The Florida Bar v. Pahules

Annotate this Case

233 So. 2d 130 (1970)

THE FLORIDA BAR, Complainant, v. Gregory M. PAHULES, Respondent.

No. 38959.

Supreme Court of Florida.

March 18, 1970.

*131 James E. Glass, Miami, for The Florida Bar, complainant.

Harold Peter Barkas, Miami, for respondent.

PER CURIAM.

This is a proceeding to discipline Gregory M. Pahules, who is accused of mishandling trust funds held by him for his client, Mrs. Sarah Gledhill Thacher. Respondent was adjudged guilty by The Florida Bar, and was ordered disbarred from the practice of law; he brought timely appeal to this Court, pursuant to Rule 11.08, Integration Rule of The Florida Bar, 32 F.S.A.

No factual controversy is presented. The facts are that respondent Pahules received the sum of $14,052.37 from the sale of real estate and on behalf of Mrs. Thacher, pursuant to a written trust agreement. It is the unrefuted statement of The Florida Bar that Pahules

"[F]ailed to properly account for the funds or deposit them in a trust account. Instead he commingled the money with his own and used it for his own interests. Several attempts were made by respondent to pay the client by check, but the checks on his trust and personal accounts were returned marked `insufficient funds.'"

The Florida Bar reported that the referee found other instances of commingling of funds, return of trust account payment checks for "insufficient funds," and that the respondent did not appear at the grievance hearing or give formal defense or testimony. The referee and Board of Governors of The Florida Bar recommended disbarment.

Respondent states that business reverses disrupted his finances. He claims to have made full restitution, and in addition to have paid a penalty to his client before The Florida Bar acted. He states he failed to receive notice of the grievance hearing and so failed to attend. He states he has been cooperative with The Florida Bar during its investigation, that he has been a member of The Florida Bar for nineteen years without previously committing an impropriety, and that he supports four minor children. Respondent argues that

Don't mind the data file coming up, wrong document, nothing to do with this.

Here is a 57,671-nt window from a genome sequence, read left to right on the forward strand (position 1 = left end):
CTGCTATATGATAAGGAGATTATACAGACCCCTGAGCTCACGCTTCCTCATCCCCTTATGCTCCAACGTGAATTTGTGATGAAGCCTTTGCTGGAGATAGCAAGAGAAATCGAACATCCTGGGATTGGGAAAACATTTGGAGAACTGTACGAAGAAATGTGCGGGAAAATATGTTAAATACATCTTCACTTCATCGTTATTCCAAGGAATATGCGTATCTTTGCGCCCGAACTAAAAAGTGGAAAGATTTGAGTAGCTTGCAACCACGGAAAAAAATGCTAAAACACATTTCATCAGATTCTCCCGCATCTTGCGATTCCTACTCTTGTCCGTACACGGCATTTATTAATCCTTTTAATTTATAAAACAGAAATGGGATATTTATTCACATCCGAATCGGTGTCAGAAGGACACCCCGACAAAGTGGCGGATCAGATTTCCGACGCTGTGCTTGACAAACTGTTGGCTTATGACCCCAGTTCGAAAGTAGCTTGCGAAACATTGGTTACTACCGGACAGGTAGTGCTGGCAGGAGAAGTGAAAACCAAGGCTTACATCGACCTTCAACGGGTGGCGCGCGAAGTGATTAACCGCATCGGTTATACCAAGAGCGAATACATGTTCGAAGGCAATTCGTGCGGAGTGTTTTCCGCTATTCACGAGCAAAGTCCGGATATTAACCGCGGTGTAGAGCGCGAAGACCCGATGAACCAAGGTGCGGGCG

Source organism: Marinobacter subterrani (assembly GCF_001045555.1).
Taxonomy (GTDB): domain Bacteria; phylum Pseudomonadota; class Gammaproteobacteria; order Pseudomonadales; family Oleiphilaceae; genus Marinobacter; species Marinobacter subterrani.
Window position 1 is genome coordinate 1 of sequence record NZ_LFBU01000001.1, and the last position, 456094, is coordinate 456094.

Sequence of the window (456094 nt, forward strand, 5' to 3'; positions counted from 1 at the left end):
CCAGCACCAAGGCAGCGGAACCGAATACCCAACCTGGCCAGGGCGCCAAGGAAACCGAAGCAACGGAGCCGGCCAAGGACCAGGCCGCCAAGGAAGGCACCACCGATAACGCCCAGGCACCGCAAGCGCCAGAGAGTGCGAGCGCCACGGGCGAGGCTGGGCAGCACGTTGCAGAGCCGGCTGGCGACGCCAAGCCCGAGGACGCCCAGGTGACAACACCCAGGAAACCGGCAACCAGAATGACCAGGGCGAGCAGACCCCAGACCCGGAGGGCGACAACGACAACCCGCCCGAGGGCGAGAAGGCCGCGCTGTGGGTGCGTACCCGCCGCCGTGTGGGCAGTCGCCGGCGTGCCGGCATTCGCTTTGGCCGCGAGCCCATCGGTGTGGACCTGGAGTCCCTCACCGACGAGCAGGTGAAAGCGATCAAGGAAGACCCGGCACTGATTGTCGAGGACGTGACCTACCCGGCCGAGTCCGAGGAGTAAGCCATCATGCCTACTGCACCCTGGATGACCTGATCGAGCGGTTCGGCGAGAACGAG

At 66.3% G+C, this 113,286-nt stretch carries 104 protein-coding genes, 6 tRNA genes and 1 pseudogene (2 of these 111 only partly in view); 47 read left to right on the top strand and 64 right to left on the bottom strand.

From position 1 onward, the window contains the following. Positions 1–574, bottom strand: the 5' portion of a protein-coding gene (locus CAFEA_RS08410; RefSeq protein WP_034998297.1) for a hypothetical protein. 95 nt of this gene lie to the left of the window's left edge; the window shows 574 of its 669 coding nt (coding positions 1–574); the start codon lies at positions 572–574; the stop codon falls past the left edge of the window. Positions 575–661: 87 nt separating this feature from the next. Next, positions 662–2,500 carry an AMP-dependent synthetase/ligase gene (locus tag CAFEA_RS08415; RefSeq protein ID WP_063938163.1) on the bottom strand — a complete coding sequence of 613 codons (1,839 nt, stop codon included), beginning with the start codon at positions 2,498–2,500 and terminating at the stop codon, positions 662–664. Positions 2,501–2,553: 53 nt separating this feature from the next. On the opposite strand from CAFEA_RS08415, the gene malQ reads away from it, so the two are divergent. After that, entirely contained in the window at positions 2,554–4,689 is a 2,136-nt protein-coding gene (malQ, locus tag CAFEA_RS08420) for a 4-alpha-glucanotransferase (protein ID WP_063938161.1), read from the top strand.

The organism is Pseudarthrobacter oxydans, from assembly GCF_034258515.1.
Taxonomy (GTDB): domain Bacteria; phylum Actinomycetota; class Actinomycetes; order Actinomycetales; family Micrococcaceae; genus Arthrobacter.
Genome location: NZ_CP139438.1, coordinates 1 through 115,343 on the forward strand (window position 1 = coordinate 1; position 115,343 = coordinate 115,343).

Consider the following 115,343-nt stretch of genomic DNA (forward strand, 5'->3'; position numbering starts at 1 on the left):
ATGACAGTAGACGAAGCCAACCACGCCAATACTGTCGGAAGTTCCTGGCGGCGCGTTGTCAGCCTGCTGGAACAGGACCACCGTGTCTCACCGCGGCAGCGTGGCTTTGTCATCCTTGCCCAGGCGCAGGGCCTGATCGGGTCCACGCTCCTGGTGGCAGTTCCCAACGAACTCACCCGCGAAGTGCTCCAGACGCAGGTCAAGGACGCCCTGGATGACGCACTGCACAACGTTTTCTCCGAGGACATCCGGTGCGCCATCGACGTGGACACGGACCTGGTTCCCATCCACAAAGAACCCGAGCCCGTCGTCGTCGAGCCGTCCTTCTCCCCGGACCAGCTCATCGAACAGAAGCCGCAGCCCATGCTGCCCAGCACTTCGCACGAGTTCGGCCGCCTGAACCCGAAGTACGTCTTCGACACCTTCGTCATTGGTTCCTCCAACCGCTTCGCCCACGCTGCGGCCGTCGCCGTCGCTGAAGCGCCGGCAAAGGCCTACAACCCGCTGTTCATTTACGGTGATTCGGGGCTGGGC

"The penalty of disbarment is too extreme for a lawyer who has voluntarily made full restitution, admitted his misconduct, ceased commingling funds, who presented an attitude of repentance, and gave evidence of rehabilitation."

After examination of the facts in this case, and in light of respondent's record, we agree that disbarment is too severe a penalty.

Disbarment is only one penalty which may be imposed on a lawyer for ethics violations. Suspension, probation or public or private censure or reprimand also may be appropriate in individual cases. Rule 11.07, Integration Rule. As this Court said in State ex rel. The Florida Bar v. Murrell, 74 So. 2d 221, 223 (Fla. 1954),

"[D]isbarment is the extreme measure of discipline and should be resorted to only in cases where the lawyer demonstrates an attitude or course of conduct wholly inconsistent with approved professional standards. It must be clear that he is one who should never be at the bar, otherwise suspension is preferable. For isolated acts, censure, public or private, is more appropriate. Only for such single offenses as embezzlement, bribery of a juror or court official and the like should suspension or disbarment be imposed, and even as to these the lawyer should be given the benefit of every *132 doubt, particularly where he has a professional reputation and record free from offenses like that charged against him."